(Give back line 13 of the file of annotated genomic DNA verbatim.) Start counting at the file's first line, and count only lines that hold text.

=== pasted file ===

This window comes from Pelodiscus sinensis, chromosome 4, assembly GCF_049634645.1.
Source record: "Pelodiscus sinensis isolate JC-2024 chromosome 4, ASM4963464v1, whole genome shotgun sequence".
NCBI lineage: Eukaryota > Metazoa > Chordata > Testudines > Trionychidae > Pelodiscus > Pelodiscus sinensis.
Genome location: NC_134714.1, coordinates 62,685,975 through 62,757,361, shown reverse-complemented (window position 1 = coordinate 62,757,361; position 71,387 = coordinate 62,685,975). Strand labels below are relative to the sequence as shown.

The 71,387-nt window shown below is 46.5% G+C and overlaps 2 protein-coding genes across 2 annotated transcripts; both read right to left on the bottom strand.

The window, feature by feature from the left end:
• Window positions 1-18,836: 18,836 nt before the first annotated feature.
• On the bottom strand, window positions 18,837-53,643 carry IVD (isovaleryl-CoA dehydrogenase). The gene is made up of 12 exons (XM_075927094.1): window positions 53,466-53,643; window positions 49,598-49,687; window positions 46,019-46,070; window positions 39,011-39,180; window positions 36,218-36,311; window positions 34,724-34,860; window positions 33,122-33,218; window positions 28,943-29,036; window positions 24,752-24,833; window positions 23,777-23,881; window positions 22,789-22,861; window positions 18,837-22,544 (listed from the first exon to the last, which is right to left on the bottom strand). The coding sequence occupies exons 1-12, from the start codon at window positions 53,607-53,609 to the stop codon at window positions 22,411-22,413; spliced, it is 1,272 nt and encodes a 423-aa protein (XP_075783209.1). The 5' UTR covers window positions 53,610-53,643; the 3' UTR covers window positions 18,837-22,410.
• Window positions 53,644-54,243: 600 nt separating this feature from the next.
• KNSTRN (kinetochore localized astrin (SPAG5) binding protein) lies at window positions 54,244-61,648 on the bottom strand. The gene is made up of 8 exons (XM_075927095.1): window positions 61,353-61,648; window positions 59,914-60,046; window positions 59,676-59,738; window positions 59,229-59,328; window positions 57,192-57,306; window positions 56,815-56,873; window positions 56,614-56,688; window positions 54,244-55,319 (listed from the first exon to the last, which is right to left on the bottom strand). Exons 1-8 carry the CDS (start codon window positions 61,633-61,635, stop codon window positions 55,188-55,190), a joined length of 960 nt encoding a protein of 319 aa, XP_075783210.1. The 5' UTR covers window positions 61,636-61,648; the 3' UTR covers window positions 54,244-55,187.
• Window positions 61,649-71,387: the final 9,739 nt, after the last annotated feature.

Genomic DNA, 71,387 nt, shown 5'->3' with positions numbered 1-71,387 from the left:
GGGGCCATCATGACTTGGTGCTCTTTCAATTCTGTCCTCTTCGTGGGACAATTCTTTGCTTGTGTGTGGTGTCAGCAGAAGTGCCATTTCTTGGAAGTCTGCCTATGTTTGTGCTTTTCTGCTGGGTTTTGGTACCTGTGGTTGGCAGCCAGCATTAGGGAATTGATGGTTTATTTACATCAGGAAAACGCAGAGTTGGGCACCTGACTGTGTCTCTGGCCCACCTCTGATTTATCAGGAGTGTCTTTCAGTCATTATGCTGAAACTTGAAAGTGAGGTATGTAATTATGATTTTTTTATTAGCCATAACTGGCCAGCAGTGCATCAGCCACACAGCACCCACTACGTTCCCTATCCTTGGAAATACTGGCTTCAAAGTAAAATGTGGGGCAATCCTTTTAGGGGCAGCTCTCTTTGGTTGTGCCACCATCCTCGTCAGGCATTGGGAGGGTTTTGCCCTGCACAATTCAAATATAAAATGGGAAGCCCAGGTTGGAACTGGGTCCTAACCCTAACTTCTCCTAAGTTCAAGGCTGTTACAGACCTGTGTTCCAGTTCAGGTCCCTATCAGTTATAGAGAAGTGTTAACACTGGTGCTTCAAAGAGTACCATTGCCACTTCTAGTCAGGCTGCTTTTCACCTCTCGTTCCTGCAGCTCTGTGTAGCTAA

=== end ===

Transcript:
GGGGCCATCATGACTTGGTGCTCTTTCAATTCTGTCCTCTTCGTGGGACAATTCTTTGCTTGTGTGTGGTGTCAGCAGAAGTGCCATTTCTTGGAAGTCTGCCTATGTTTGTGCTTTTCTGCTGGGTTTTGGTACCTGTGGTTGGCAGCCAGCATTAGGGAATTGATGGTTTATTTACATCAGGAAAACGCAGAGTTGGGCACCTGACTGTGTCTCTGGCCCACCTCTGATTTATCAGGAGTGTCTTTCAGTCATTATGCTGAAACTTGAAAGTGAGGTATGTAATTATGATTTTTTTATTAGCCATAACTGGCCAGCAGTGCATCAGCCACACAGCACCCACTACGTTCCCTATCCTTGGAAATACTGGCTTCAAAGTAAAATGTGGGGCAATCCTTTTAGGGGCAGCTCTCTTTGGTTGTGCCACCATCCTCGTCAGGCATTGGGAGGGTTTTGCCCTGCACAATTCAAATATAAAATGGGAAGCCCAGGTTGGAACTGGGTCCTAACCCTAACTTCTCCTAAGTTCAAGGCTGTTACAGACCTGTGTTCCAGTTCAGGTCCCTATCAGTTATAGAGAAGTGTTAACACTGGTGCTTCAAAGAGTACCATTGCCACTTCTAGTCAGGCTGCTTTTCACCTCTCGTTCCTGCAGCTCTGTGTAGCTAA